THE NSW Department of Planning released its population projections last week, revealing that strong growth is projected in many areas of New South Wales. The figures are contained in a new population projections report, produced by the Department of Planning, which covers the period from 2006 to 2036.
Regional areas with the strongest projected population growth are Queanbeyan (up 72%), Maitland (up 71%), Palerang (up 69%) and Tweed (up 59%). Other areas with strong growth included Yass Valley, Port Macquarie-Hastings, Eurobodalla, Coffs Harbour, Snowy River and Great Lakes.
The Sydney metropolitan area is projected to have a population over just over 5.5 million in 2036. The greatest projected population growth in Sydney metropolitan subregions area are the South West (increase of 113%), Sydney City (60%) and the North West (52%).
Planning Minister Tony Kelly said "it's pleasing to see some of our inland and coastal areas are expected to experience strong growth, helping the State's regional economy. Apart from regional centres, the projections also indicated strong population growth in western Sydney, central Sydney, coastal areas and areas to the north and east of Canberra."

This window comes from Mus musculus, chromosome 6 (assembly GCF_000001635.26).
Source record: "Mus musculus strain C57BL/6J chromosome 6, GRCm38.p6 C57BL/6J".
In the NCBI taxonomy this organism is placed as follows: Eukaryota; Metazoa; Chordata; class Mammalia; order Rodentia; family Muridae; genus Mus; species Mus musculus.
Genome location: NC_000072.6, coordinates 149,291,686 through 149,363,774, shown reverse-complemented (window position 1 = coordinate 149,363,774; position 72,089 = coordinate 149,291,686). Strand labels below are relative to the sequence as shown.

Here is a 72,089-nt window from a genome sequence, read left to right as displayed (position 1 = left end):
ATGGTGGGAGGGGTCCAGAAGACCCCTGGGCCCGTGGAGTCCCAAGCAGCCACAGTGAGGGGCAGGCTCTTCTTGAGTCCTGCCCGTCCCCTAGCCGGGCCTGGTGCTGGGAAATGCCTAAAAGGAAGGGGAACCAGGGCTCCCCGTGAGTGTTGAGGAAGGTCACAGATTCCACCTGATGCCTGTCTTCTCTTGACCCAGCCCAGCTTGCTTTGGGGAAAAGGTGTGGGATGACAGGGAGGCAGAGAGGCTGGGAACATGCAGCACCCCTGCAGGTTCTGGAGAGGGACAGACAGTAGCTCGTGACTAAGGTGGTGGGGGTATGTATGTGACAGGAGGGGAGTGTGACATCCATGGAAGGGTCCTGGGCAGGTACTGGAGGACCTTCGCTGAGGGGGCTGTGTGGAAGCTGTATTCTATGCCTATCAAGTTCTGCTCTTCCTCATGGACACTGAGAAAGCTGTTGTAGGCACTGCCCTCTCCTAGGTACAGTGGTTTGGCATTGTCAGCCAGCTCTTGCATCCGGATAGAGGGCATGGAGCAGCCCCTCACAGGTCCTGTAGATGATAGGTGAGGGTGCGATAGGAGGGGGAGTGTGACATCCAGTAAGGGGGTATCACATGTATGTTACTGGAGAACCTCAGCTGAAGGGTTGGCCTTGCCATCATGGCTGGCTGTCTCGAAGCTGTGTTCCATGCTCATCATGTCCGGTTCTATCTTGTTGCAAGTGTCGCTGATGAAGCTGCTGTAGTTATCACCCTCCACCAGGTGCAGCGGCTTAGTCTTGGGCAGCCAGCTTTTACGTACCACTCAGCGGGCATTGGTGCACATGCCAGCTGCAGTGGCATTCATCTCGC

Mr Kelly said the report enabled government to plan for the future. "These population projections enable all levels of government to know and plan for the challenges facing us over the next 25 years, be it to reverse decline in some rural areas or meet the needs of a booming population in high-growth areas," he said.
Some of the more specific demographic changes expected to occur in NSW, include:
- Future population growth is projected to be strong in: many parts of western Sydney; a few areas of central Sydney; areas on, or near, the coast; areas to the north and east of Canberra; and many regional centres, such as Albury, Bathurst, Coffs Harbour, Dubbo, Griffith, Port Macquarie, Tamworth and Wagga Wagga.
- An increase in the percentage of people aged 65 and above in every local area in NSW;
- Growth in the 0-14 year old population will be limited mostly to the metropolitan, coastal and areas surrounding Canberra; and
- Most local areas with small populations (those under 5,000 people) are projected to experience population decline, including those in remote parts of the State.
The NSW Department of Planning population projections are calculated using demographic trends from the Australian Bureau of Statistics, including resident populations and the underlying births, deaths and migration for an area. In metropolitan Sydney, statistics on housing and land availability – such as housing supply and average household size – are also taken into consideration. State agencies and local government also provide input to discuss factors which may potentially impact on an area's population.
Reference: Department of Planning (2010) New South Wales Statistical Local Area Population Projections, 2006-2036, New South Wales Government, <http://www.planning.nsw.gov.au/>